Here, we provide in-depth statistical analysis to address four main biological questions: (i) Is S/G_{2}/M duration approximately constant across cells or does it vary between mothers and daughters? (ii) Is S/G_{2}/M duration independent of cell size? (iii) Is size at birth independent of size accumulated over the cell cycle? (iv) Is there evidence for inter-cycle dependencies in cell-cycle progression that accompany known intra-cycle dependencies? We analyse three microscopy datasets comprising different genetic and nutrient environment conditions [2]. We conduct a Bayesian regression analysis to investigate the dependence between cell growth and division within and between cycles, and comprehensively evaluate the plausibility of different models of correlation. We introduce a novel hierarchical statistical model [27,28] of budding yeast cell division at the single-cell level to formally characterize inter-cycle correlations in cell-cycle progression. Our analysis offers fresh biological and methodological insights on the extent and nature of coordination between cell division and cell growth, as well as a novel framework for formally characterizing dependencies within and between cells in these and other biological processes.

## 2. Single-cell analysis of size control models in budding yeast

### 2.1. Single-cell measurements of *Saccharomyces cerevisiae* growth and division

Single-cell data of haploid budding yeast were acquired from a previously published study [2]. The study followed cell-cycle progression and growth in 26 wild-type lineages (782 cells) grown in glucose, 19 6 × CLN3 lineages (376 cells) grown in glucose and 21 wild-type lineages (518 cells) grown in glycerol/ethanol (example lineage in figure 2). Only those cells (or a subset thereof where specified) with fully observed cell-cycle durations were retained for subsequent processing and analysis, resulting in 213 wild-type cells in glucose, 99 6 × CLN3 cells and 157 wild-type cells in glycerol/ethanol.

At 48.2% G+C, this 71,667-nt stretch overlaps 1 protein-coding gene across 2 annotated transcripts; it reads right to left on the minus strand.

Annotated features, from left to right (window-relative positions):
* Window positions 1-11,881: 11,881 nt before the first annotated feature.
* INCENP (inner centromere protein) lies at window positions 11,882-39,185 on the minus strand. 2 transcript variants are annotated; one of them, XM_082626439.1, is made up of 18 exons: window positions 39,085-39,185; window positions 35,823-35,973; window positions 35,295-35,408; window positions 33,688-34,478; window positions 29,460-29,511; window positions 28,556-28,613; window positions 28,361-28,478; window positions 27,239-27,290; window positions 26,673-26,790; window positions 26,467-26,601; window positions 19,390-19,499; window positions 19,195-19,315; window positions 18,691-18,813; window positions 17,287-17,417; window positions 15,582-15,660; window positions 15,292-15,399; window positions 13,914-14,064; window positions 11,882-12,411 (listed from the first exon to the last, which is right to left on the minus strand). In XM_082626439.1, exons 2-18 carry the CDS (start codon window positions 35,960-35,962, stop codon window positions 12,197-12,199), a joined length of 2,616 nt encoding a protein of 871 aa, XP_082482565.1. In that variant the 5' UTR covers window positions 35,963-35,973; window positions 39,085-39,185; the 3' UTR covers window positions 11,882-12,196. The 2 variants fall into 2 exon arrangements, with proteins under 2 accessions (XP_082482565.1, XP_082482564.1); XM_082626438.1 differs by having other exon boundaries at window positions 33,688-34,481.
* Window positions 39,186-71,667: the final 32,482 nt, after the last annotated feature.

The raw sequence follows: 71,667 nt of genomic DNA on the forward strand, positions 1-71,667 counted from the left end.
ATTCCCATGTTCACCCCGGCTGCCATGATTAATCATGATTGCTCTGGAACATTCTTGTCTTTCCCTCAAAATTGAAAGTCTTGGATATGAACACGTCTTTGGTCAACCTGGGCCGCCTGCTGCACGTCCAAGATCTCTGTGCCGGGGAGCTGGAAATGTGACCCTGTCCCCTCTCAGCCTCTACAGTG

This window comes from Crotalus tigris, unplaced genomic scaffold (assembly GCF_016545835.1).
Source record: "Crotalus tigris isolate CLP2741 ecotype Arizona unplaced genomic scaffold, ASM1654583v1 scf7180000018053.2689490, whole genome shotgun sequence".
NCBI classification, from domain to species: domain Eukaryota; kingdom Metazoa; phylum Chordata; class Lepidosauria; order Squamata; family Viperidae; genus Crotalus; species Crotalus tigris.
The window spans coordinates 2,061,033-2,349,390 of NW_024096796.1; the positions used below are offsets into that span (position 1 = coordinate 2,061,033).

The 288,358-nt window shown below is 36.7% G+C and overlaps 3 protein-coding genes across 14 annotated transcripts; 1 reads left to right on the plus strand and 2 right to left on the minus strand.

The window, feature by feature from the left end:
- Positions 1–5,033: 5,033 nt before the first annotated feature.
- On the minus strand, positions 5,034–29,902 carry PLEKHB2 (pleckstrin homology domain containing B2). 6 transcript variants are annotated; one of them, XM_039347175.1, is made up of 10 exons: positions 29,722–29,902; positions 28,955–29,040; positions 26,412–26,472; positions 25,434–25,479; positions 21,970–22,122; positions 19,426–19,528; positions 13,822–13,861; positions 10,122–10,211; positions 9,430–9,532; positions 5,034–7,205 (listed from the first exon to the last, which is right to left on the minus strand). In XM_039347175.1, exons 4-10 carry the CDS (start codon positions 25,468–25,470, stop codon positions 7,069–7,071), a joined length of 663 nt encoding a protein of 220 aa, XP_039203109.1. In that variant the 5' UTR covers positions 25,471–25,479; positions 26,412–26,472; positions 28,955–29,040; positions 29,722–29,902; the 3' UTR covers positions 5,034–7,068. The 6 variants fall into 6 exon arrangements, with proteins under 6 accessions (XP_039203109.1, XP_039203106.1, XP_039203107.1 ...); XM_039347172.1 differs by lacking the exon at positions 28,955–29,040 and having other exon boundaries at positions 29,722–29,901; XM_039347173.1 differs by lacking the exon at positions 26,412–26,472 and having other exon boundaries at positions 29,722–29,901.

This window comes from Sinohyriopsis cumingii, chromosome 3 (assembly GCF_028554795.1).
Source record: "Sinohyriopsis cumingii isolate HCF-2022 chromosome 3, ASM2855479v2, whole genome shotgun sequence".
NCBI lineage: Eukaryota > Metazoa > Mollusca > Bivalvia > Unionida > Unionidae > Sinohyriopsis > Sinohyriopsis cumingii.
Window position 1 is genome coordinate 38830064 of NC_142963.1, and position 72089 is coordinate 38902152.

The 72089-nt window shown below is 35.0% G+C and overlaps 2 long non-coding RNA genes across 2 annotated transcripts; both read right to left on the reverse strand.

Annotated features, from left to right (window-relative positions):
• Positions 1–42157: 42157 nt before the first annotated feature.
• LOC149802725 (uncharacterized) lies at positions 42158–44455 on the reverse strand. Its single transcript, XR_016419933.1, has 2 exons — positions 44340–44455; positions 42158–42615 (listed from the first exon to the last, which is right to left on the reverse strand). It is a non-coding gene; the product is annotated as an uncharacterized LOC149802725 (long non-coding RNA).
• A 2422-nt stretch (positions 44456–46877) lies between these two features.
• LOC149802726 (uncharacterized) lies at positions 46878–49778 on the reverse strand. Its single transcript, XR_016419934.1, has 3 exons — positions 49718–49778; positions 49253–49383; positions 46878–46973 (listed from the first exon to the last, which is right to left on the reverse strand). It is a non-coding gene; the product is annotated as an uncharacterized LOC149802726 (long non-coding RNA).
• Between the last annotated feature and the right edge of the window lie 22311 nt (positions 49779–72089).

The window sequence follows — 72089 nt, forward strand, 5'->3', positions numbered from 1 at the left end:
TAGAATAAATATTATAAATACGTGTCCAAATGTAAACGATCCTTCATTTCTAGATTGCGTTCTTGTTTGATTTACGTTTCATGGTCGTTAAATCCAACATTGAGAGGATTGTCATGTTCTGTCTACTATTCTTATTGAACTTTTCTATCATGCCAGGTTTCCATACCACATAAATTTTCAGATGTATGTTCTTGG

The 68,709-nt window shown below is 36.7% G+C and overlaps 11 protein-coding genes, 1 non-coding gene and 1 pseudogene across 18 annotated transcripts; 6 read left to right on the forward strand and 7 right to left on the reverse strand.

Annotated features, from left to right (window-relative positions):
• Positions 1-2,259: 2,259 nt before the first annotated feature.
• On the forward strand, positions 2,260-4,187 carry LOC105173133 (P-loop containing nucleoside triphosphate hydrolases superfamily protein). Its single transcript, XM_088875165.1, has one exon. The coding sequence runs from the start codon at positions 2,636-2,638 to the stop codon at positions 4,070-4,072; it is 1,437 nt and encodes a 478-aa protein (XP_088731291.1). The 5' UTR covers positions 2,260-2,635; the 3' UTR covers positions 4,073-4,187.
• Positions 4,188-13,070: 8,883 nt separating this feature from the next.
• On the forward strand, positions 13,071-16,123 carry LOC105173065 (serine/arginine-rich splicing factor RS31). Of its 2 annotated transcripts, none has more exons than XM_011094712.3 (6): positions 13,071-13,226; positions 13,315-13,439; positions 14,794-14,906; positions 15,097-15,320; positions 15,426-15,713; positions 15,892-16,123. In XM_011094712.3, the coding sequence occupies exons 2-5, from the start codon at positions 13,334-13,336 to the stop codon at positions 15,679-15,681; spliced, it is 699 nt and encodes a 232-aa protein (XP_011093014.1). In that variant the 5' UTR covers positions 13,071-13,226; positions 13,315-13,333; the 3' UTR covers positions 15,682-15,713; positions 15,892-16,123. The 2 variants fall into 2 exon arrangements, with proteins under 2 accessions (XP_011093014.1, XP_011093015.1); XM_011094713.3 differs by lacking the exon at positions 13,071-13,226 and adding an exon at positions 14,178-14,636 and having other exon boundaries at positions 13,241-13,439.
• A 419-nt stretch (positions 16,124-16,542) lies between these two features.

Cell-cycle progression was measured using the times of occurrence of two landmark cell-cycle events for each yeast cell on the plate: the appearance and disappearance of the myosin ring, visualized by tagging Myo1p with green fluorescent protein (GFP) (figures 1 and 2). The myosin ring is a contractile structure that appears late in G_{1}, just prior to the appearance of the bud [29] (figure 1). Cell growth was monitored with the red fluorescent protein, DsRed, which was placed under the control of the promoter of ACT1, the constitutively expressed actin gene. In this way, total red fluorescence in a cell served as a proxy for total protein content or cell mass. Red fluorescence in a cell was quantified at each time point and suitably normalized across all cells in a microcolony (electronic supplementary material, §1).